How to trade
Short selling explained
Want to trade in volatile markets? Find out how to speculate on, and hedge against, falling markets in our lesson on short selling.
What is short selling?
Short selling, also known as ‘shorting’ or ‘going short’, is a trading strategy that seeks to take advantage of falling market prices.
When you invest, you’ll normally only profit if your holdings rise in value, but a short position means you can profit in periods of volatility too.
The traditional means of short selling involves borrowing an asset from a third party, selling it at the current market price, and then buying it back if the price falls. However, derivatives such as spread betting and CFDs have provided more flexibility over how you choose to trade.
So, what’s the difference?
Not a lot really. With both traditional short selling and derivatives, your profit and loss will always be calculated based on how far the market moves in your favour, or against you. The main differences are that when you short with derivatives, you won’t need to borrow the physical asset from a third party, and your trades will be leveraged – so your profit and loss could be magnified.
Did you know? While short selling stocks is most commonly talked about, you can actually short sell a range of financial markets, including currencies, commodities, indices and bonds.
How to short sell?
When you decide to short sell with City Index, there are two ways to open a position: CFDs and spread bets.
Short selling with CFDs
When you short sell with contracts for difference (CFDs) you’ll be agreeing to exchange the difference between the price at which you sold the asset, and the price at which you bought it back.
Say you thought the price of oil was going to fall and opened a short trade of 5 oil CFDs. If the market fell by 30 points and you closed your trade, your profit would be £150 – that’s the 30-point difference multiplied by the 5 contracts that you bought. But if oil increased by 30 points, you’d lose £150.
Short selling with spread bets
When you short sell via spread bets, you’ll be placing a bet that the market price will fall. You’d choose a certain value per point of movement, which would determine your profit.
Say you opened a short spread bet on the price of oil at £10 per point. For every point the oil price falls, you’d earn £10. So, if it fell by 15 points, you’d earn £150. But if it increased by 15 points, you’d lose £150.
What does a short trade mean in practice?
In practice, when you go to open a short trade, you’ll be opening a position to ‘sell’ a market straight away.
Every market on the City Index platform has a sell order button. Choosing this option on your deal ticket means you’ll enter a sell order, which will create a short trade on the market.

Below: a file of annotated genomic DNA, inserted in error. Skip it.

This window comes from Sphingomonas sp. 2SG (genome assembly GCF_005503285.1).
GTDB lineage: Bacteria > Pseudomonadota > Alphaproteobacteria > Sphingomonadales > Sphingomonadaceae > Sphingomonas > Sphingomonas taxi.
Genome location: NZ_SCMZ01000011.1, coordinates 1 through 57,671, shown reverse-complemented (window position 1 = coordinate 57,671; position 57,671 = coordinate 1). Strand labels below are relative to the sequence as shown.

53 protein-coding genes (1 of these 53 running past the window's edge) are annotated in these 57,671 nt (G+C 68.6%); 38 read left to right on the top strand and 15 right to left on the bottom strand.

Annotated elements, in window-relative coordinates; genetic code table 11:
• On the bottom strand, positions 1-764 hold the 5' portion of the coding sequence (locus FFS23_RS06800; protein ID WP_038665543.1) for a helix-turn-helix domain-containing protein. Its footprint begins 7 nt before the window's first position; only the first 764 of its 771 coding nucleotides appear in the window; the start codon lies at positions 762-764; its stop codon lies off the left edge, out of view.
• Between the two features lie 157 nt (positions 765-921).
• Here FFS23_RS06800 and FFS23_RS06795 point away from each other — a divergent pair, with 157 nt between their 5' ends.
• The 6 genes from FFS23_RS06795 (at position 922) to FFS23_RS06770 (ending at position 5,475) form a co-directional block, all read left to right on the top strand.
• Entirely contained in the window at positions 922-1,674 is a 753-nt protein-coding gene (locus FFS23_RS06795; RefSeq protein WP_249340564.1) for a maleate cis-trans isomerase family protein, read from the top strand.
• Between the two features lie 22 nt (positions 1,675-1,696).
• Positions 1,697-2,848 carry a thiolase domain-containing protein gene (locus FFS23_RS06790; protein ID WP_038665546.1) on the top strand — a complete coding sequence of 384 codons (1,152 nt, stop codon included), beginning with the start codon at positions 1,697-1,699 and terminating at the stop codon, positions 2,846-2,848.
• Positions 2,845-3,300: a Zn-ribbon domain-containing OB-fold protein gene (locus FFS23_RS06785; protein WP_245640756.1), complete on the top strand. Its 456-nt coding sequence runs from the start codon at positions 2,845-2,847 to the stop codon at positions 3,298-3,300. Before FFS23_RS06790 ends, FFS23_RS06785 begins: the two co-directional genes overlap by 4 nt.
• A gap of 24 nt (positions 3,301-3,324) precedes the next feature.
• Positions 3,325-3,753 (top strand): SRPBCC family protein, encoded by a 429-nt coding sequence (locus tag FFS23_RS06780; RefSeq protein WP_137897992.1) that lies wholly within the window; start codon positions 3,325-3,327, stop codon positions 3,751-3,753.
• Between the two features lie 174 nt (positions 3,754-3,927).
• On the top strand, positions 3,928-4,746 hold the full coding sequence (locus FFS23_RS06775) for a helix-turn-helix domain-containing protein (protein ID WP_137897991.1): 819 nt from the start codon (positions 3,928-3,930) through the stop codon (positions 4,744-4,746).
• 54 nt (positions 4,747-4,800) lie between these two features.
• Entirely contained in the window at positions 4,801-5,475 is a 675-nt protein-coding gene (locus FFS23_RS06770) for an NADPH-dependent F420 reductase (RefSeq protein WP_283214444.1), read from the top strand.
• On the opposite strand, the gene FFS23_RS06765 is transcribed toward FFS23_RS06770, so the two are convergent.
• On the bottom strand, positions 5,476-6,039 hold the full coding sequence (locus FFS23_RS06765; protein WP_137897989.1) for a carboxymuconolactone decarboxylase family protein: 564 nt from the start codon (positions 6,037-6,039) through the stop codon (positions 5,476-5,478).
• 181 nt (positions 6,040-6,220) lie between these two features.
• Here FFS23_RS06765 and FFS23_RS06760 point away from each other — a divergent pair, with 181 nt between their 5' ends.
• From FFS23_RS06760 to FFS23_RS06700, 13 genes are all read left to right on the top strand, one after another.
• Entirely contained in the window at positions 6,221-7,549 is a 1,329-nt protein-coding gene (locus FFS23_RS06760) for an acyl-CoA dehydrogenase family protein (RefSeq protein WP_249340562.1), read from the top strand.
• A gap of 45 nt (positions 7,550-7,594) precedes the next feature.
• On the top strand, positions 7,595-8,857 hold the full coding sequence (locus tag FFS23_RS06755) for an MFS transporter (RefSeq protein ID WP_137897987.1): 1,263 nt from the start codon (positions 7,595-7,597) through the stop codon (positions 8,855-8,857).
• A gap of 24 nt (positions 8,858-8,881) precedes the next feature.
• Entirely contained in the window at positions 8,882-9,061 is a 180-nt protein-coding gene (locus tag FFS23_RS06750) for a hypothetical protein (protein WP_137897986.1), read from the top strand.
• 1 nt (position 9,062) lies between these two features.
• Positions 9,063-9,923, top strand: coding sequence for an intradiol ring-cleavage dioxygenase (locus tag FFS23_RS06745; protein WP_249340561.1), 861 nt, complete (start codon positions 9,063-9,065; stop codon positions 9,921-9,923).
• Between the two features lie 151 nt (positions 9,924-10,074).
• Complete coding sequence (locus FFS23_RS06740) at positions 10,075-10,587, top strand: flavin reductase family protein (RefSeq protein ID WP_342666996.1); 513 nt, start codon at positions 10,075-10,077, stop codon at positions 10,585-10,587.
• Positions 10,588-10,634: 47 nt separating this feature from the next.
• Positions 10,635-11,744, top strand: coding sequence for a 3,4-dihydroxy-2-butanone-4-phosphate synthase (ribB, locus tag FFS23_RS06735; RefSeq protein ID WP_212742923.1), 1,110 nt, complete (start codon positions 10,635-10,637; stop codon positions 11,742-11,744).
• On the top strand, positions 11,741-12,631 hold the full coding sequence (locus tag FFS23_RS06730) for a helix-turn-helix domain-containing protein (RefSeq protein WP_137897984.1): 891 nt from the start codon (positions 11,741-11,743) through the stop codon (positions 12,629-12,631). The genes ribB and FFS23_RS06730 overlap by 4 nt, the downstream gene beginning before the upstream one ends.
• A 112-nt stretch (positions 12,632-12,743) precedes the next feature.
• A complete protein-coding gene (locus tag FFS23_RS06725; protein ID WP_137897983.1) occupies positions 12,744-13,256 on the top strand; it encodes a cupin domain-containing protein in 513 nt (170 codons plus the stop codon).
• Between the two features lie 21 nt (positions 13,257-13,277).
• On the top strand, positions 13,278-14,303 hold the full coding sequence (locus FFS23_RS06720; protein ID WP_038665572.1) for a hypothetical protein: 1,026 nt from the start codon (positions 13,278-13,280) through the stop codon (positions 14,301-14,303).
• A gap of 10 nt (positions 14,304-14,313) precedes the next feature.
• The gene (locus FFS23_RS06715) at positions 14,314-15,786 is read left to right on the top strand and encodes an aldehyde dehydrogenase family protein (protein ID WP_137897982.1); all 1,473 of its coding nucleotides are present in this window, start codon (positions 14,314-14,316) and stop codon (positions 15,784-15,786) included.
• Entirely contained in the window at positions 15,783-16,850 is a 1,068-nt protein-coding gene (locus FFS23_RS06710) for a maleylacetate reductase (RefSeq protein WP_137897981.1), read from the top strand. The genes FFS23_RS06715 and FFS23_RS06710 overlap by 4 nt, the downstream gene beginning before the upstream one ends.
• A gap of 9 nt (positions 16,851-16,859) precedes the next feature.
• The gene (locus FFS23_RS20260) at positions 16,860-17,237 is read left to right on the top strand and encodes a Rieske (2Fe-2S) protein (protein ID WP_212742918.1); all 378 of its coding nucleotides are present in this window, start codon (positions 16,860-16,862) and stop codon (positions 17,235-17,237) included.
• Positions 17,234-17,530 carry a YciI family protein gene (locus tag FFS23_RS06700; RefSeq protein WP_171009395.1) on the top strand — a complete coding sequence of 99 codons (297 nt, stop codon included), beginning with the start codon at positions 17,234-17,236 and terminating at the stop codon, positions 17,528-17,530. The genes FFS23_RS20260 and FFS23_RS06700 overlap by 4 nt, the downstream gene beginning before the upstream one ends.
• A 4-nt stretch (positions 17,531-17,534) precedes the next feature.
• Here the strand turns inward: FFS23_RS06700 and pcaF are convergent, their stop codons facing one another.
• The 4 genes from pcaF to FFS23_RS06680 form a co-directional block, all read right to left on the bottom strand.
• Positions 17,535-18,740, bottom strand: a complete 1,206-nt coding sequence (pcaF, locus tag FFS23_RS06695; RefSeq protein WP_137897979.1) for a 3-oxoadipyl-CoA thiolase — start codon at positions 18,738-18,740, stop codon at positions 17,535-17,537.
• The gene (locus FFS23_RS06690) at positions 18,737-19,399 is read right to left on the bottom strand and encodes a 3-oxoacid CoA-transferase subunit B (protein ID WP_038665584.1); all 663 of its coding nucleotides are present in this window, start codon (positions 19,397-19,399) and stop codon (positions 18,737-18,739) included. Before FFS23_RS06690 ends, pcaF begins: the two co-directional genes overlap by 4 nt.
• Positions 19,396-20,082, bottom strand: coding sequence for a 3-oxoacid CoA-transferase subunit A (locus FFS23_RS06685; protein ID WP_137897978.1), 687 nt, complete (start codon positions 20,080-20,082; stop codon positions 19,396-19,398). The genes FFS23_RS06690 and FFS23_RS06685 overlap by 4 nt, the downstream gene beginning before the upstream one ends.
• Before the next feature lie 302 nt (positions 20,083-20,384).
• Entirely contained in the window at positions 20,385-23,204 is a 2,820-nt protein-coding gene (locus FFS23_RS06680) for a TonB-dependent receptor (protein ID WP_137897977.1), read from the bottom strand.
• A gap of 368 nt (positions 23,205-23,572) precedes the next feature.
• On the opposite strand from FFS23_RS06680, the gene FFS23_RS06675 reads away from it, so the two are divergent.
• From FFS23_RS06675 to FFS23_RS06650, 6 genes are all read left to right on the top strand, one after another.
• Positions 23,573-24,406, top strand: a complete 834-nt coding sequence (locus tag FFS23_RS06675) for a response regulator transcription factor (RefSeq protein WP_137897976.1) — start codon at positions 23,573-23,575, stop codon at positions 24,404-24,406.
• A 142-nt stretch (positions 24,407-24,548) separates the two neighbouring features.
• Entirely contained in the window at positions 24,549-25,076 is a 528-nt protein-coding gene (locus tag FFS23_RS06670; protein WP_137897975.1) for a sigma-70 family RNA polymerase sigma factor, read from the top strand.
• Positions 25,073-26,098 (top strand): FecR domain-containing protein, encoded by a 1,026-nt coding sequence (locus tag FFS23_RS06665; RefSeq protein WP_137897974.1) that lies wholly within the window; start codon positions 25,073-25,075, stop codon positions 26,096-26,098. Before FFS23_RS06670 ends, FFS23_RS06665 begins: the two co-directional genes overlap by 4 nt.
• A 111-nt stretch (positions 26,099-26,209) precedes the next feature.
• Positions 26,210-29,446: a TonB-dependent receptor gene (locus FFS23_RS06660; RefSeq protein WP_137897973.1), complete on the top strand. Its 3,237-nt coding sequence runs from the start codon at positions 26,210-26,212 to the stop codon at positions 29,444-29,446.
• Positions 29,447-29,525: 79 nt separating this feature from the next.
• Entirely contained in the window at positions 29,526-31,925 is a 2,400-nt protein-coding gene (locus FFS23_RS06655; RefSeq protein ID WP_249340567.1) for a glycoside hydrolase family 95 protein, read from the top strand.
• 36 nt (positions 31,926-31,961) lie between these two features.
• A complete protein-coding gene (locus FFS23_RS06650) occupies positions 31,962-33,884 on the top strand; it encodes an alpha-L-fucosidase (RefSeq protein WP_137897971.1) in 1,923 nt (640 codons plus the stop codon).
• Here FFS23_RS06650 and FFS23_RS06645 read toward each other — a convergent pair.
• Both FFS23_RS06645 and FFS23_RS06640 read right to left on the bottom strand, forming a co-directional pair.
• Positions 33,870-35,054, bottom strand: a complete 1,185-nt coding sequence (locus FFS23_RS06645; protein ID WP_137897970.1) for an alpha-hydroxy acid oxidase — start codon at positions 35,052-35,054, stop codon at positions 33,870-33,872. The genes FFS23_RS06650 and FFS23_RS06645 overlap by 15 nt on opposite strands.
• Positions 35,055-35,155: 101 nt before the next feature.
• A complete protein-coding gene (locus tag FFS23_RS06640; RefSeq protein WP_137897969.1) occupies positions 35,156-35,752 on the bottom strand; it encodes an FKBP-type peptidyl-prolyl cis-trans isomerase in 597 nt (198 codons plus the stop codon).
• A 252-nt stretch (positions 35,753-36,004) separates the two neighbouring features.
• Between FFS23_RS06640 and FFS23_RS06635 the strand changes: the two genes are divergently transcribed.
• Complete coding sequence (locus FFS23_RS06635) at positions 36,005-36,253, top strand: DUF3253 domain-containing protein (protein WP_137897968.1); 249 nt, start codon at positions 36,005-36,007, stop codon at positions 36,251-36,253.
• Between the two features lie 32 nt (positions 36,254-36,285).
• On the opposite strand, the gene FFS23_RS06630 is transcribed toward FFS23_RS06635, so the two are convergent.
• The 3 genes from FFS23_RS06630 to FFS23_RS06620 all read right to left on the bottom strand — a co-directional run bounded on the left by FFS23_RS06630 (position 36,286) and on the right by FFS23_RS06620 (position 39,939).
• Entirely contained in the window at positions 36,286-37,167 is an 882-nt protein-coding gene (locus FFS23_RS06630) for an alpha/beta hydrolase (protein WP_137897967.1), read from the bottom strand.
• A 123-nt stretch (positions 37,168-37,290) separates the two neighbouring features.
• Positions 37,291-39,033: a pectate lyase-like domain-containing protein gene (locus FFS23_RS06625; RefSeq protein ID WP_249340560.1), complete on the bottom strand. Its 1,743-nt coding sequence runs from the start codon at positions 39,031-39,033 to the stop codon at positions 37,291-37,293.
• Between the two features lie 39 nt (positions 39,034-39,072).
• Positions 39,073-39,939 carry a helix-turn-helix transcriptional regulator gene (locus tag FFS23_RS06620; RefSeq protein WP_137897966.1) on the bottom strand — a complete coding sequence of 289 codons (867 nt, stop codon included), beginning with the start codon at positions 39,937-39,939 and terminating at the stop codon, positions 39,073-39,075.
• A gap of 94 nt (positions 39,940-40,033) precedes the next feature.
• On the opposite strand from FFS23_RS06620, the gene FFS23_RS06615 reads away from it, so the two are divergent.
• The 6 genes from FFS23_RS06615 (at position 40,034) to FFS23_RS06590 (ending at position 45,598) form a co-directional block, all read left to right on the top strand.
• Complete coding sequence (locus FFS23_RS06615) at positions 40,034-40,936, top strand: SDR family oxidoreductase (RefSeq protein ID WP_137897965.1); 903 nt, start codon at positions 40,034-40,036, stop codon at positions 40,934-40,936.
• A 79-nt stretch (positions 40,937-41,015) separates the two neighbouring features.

To close a short trade, you’ll place a corresponding buy order. When you’re long on a market, you’d buy to open and sell to close the trade. Short selling is the exact opposite, you sell to open and buy to close.
You can choose between manually closing your position with a buy order, or simply selecting the ‘close’ button on your trade.
Why short sell?
The practice serves two main purposes: speculation and hedging. But if you feel confident doing both at the same time, then you can build that into your strategy.
Short-term speculators will go short to capitalise on the potential decline of a security or market. While investors tend to buy and hold, short selling enables speculators to trade volatility within an overarching trend.
A short trade made on the same market you hold a long position in can help to reduce any losses you might incur. This is because if your current holding is falling in value, a short trade position will simultaneously rise in value, therefore reducing your total loss.
Short selling is also thought to have positive effects on the market as a whole as it provides liquidity and can improve the bid-ask spread.
The risk of short selling
The risk with shorting is that while a price has a finite distance to travel to zero, theoretically speaking it has scope to rise infinitely high, creating infinite losses on a short position. When prices begin to rise, short sellers can get stuck in what’s known as a ‘short squeeze’. This happens when sellers try to close out their positions, and the flood of buy orders push prices higher and higher.
You need to be especially careful when shorting individual shares, as share prices can 'gap' suddenly – if you ended up on the wrong side of a short trade, it could amount to a substantial loss.
Risks of shorting example
Let's say you are short the price of the shares of a company that has been struggling, with a share price at 100p. You know that its stock can’t fall beyond zero – so your maximum profit is from a potential 100p move.
However, news then breaks that another company is interested in a buyout and the share price starts to rise. In this situation, the stock could rise a potentially infinite amount, so you try to close your position before losing too much. If other short sellers join you, demand for the stock will cause its price to rise even more sharply and you could end up paying more than you bargained for.
Put your knowledge to the test
Open a risk-free demo account to practise short selling
Test your knowledge
- A The difference between the buy price and the sell price
- B The difference between the sell price and the buy price
- C Neither of the above
- A Capitalising on downward price movements
- B Creating market liquidity
- C Hedging existing long positions
- D All of the above
- A That market prices will fall
- B That market prices will rise
- C That a short squeeze will occur